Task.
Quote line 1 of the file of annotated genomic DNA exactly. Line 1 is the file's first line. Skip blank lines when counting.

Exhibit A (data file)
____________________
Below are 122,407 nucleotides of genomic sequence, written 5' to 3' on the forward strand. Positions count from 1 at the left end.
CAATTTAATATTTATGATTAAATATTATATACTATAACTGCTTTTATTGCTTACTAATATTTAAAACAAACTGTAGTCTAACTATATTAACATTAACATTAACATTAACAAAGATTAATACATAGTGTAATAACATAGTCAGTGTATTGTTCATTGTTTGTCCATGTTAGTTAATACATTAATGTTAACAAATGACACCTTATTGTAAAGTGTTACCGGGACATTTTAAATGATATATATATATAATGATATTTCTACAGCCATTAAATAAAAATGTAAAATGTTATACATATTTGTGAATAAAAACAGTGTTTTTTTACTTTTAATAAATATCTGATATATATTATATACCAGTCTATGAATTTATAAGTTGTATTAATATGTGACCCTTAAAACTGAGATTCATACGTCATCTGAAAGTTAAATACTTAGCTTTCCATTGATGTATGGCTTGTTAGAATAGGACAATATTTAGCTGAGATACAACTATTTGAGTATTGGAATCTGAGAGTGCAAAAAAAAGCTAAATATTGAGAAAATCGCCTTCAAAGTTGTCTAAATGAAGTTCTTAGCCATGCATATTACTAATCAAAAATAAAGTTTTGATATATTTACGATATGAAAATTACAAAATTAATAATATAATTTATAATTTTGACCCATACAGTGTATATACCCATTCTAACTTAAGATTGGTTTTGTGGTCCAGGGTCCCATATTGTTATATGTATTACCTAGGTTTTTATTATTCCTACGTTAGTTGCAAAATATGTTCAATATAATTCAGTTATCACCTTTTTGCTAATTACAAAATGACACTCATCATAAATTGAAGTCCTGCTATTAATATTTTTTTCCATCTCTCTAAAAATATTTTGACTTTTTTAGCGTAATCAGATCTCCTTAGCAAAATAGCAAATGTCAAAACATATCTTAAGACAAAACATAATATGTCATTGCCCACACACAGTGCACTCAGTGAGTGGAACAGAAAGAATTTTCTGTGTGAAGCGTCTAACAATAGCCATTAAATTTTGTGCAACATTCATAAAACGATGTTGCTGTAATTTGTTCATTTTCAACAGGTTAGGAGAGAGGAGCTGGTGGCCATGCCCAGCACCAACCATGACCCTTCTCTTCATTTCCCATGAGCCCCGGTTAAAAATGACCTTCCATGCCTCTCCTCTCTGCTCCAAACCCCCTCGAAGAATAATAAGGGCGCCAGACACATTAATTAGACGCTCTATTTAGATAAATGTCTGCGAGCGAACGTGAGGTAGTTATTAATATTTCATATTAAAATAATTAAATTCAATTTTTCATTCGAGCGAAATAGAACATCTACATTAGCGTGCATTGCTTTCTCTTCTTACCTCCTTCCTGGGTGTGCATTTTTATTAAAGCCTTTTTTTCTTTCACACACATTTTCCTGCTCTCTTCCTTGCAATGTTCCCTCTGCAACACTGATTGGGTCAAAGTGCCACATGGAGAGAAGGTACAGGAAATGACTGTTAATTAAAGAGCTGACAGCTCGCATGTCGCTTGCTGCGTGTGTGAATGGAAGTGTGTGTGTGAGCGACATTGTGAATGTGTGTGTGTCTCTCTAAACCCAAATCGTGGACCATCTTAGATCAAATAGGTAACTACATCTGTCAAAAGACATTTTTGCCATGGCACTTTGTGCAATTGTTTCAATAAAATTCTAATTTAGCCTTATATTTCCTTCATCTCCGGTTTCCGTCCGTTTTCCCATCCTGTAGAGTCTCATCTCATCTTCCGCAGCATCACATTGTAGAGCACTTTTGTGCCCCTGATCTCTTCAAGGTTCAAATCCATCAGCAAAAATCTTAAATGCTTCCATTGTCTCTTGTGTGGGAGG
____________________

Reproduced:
Below are 122,407 nucleotides of genomic sequence, written 5' to 3' on the forward strand. Positions count from 1 at the left end.